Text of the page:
Why don't you offer yourself to the Bush campaign in the role of debate strategist? You can submit your resume via a document in which you outline both Bush's and Gore's attacks and counterattacks, in a concise, objective and pragmatic manner. Even though Gore has insulated himself from the press, there is more than enough fodder in his debates, speeches, campaign commercials and public record to allow the delimiting of at least 80 to 90 percent of the sum and substance that he will exhibit during the debates. The only way Gore can win the election is if he trashes Bush during the debates. If the debates are a draw, Bush wins.

    You would be doing us all a great service if you applied your political acumen and communication skills for our guy George. You're better than William Safire. If Safire can do it, you can do it better.

    Sorry if this is too much stroking, but please consider it.

    George Mikos, Concord, CA

    Gasping for Air Catherine Seipp: I wanted to let you know how convincing the sentiments expressed in your 3/1 "Letter from L.A." were to me. You showed just how embarrassing Oxygen's general mentality is. I immediately canceled my online subscription. Name Withheld, Chicago

    Mighty Mice Regarding Catherine Seipp's 3/1 "Letter from L.A.": Seipp wrote that she could understand that "stupid teenagers might need a bit of hand-holding [to ensure that they'd have a voice in the 2000 election] via MTV's Rock the Vote." What she meant was, "...via MTV's Choose or Lose." "Rock the Vote" is an independent nonprofit organization.

    And if she happens to wander over to and reads some of the letters submitted to our "Speak Up" section by our users, she might even rethink her assumption that the teenagers in our audience are stupid.

    Jon Levin, associate producer,, Manhattan

    Against the 70s Catherine Seipp: I'm not sure what made your superb 3/1 column catch my eye, since I was only looking through the apartment section for a friend, but I thoroughly enjoyed it. I wonder, since your e-mail address is so fearlessly displayed at the bottom of the page, if you will be deluged by predictable and dogmatic condemnations of your views. My guess is you probably will be. But judging from the tone of your article, you don't seem the kind of person who needs me to tell you not to pay attention to the shrill, lockstep ravings of those politically correct automatons. You wrote a swell piece, and that's all there is to it! Born in the 1970s, I am quite without the genetic capacity to stomach the touchy-feely, pseudo-feminine gobbledygook of my generation, particularly as it is evidenced in the media. I indulge myself by imagining that I am the last of the angry young men, and though I have been called "reactionary" by friends, the plain truth of it is that I just want to be left alone. No, actually that's not true. But I really hate Lifetime, and although I've never seen it, I bet I'd hate Oxygen, too.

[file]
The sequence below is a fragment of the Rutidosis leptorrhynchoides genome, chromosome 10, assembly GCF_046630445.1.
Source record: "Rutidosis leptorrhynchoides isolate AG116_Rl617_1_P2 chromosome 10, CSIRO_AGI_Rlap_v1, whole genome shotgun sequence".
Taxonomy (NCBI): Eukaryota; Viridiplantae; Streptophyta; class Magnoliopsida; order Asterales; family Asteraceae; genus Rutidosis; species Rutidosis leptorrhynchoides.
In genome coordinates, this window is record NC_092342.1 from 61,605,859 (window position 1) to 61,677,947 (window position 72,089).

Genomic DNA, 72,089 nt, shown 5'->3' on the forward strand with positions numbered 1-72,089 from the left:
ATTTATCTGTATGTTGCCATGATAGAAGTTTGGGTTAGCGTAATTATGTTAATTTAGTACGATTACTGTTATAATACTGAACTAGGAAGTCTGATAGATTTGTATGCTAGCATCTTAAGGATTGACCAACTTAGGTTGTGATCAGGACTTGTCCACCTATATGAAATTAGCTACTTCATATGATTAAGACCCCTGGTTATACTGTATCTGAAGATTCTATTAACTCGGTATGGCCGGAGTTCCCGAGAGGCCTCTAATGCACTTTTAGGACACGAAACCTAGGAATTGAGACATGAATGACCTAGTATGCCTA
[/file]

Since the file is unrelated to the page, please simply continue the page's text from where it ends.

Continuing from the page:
Theo Caldwell, Manhattan

    WFP Ass?Cheap Andrey Slivka's account ("New York City," 2/23) of the Working Families Party and its recent event with Hillary Clinton was pretentious and insulting. As a young writer's attempt to show off how smug and cynical he is, it was a success, but that's about it. Slivka made no serious attempt to understand the Working Families Party's agenda for the reform of the political landscape of New York state. He asked no questions of any WFP organizers, requested no documents and showed no curiosity about our actual work.